1. Managing financial liability 

Eighty percent of long-term care is provided for free. On average, America’s unpaid caregivers spend more than $5,500 annually out of pocket on their loved one’s needs.

Medicare only goes so far even in best-case situations, and the financial responsibility of providing long-term necessities such as a ramp, ongoing therapy, a special bed and medication often lands solely on the caregiver’s shoulders.

"Learning the ins and outs of healthcare is no simple task."

2. Balancing work and family 

Sixty percent of caregivers are also employed, and they often have to make workplace accommodations like arriving late, leaving early, or using vacation or unpaid time off to care for their loved one. It is not uncommon for a person to be forced to quit their job or retire early in order to be a full-time caregiver. It’s an exhausting balance trying to do a good job at work while taking care of themselves and their children, as well as the special care recipient.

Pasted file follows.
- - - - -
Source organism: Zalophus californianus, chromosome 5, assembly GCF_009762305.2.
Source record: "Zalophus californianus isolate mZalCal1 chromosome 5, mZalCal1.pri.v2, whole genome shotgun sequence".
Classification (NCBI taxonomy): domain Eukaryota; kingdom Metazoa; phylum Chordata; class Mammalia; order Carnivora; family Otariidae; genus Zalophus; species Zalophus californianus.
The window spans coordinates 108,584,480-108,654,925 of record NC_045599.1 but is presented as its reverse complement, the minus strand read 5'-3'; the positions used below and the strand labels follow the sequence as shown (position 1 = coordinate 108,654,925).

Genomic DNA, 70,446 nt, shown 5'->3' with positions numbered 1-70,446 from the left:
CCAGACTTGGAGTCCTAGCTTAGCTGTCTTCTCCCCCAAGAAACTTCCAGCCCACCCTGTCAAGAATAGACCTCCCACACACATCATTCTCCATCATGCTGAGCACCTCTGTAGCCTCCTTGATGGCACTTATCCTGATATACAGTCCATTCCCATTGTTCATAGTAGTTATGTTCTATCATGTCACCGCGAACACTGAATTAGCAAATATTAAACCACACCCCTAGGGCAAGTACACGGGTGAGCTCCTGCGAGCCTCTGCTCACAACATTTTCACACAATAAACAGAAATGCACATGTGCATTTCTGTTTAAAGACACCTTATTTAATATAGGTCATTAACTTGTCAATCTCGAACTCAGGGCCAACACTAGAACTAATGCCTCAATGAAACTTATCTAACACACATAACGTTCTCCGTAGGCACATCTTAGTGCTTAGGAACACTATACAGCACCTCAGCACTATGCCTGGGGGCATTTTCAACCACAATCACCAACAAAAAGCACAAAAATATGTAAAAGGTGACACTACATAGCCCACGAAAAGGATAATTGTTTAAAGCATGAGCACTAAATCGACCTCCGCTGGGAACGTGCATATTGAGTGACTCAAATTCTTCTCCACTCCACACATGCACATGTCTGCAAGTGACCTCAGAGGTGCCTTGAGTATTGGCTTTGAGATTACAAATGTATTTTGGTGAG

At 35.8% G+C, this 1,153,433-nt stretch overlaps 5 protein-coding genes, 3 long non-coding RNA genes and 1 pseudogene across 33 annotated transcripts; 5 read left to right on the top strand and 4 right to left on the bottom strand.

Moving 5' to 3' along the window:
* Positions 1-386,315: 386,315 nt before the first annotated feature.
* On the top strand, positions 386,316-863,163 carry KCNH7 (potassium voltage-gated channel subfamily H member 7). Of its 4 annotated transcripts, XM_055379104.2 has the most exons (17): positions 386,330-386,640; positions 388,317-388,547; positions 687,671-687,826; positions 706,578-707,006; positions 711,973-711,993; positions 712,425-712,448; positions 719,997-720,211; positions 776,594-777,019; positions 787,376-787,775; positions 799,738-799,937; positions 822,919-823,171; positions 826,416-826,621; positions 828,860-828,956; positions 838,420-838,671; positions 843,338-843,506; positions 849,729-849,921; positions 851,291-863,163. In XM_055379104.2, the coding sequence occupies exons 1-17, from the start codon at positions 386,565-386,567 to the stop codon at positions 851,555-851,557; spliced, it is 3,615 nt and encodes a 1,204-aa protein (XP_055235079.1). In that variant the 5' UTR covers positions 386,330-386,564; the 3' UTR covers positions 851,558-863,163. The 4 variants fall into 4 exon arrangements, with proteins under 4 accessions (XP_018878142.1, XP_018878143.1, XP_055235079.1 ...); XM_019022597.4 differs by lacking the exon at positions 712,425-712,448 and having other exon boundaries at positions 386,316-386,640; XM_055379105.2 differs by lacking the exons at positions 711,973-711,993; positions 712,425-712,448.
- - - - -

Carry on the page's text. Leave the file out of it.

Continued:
3. Navigating the systems 

Learning the ins and outs of healthcare is no simple task. First, a caregiver must figure out how to get the quality medical care their loved one needs.

Second, they must also fill the non-medical but equally essential needs such as arranging transportation to and from an appointment.